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I have a question about Heat recovery ventilators.

George Finlay | Posted in Mechanicals on

Hello,
I have a home with with 10″ of dense pack cellulose in the walls and 14″ in the celling.
I am looking to install a h.r.v. I have a very open floor plan and would like to use only one vent in and one vent out. Drawing air from the upstairs bedroom and putting new air into the living room downstairs. Air would travel through the stair well at the other end of the house . Calculations say I need about 100 cfm. Is there any problem moving this amount of air through only one duct?

George

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Replies

  1. Steve Knapp CZ 3A Georgia | | #1

    Probably no, but you should go by the manufacturer's installation instructions.

  2. Expert Member
    Dana Dorsett | | #2

    100cfm seems like a quite lot of ventilation for a bedroom- how many people are sleeping in there at any one time?

    Two pairs of Lunos Nexxt would get you to above 100cfm (53cfm per pair), without ducts, which may be easier to pull off in a retrofit, but more expensive. ($1500 per pair,$3K for two pair vs. ~$700-900 plus ducts and vent terminators for a 100cfm+ ducted HRV.) The air both enters and leaves each unit of the pair, with the direction changing every minute or so. That actively ventilates and exhausts the air from any room that has a half-pair. The pairs balance by having one exhaust while the other pulls air in, inducing very little pressure difference between indoors & outdoors that would drive air infiltration through other paths.

    With ducted systems 100cfm isn't a big deal to design, but the diameter of the duct needs to be sufficient for the HRV to be able to deliver that flow at the ducts' "equivalent length". I would expect that to all be spelled out in the installation instructions.

    Ducted HRVs typically have just one intake, one exhaust penetrating the exterior walls, but there are limitations to how close or far apart they can be placed. It's generally true that they need to be placed on the same side of the house, to guarantee that wind currents don't un-balance the flow and it's better if they're reasonably close to each other, just not "too close" per the manufacturer's minimum separation specifications.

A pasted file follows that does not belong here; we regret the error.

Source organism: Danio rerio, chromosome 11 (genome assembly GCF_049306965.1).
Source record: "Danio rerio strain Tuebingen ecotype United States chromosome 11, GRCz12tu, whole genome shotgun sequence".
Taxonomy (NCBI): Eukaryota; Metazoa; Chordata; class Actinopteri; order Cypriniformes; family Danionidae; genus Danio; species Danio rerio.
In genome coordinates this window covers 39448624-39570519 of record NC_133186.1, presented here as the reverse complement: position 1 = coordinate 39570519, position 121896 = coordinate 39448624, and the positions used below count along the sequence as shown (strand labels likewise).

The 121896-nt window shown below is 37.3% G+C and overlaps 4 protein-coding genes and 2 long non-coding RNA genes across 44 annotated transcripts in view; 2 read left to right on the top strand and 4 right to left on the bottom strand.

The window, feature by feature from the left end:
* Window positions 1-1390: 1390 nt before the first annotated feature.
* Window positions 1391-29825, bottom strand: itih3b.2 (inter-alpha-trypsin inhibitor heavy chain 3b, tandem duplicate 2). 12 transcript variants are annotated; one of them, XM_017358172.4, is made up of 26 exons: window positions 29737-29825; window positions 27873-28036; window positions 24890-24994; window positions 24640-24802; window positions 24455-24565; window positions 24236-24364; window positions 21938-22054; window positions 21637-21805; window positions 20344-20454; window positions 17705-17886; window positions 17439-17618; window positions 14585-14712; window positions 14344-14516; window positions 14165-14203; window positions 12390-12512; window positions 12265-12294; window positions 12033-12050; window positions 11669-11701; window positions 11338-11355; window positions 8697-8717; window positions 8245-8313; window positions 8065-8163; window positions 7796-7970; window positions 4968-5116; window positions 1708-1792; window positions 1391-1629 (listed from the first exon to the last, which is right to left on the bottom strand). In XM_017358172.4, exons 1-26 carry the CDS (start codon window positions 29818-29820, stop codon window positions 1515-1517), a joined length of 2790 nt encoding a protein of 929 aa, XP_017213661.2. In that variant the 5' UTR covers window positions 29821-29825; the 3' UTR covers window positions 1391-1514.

The distribution path the air takes is dictated by the duct & register designs. If you only want one exhaust register located in the bedroom and only one supply register located in the living room the HRV can be located somewhere else entirely (and usually is). There's usually some amount of vane tweaking and measuring with a manometer to ensure that it's sufficiently well balanced that it doesn't pressurize or depressurize the house, or the individual rooms.

    A more typical one-supply one-exhaust register configuration is to put the supply register in a master bedroom, which is usually occupied around 8 hours or more at a time, and the exhaust register in a bathroom, where excess humidity and odors can be removed without passing through other rooms.

  3. Expert Member
    Dana Dorsett | | #3

    deleted double-post

  4. Brian P | | #4

    I found another post of yours and looks like you're in Maine?

    How big is your house? How many people live there?

    How many bathrooms and what is the ventilation setup in those, bath fans?

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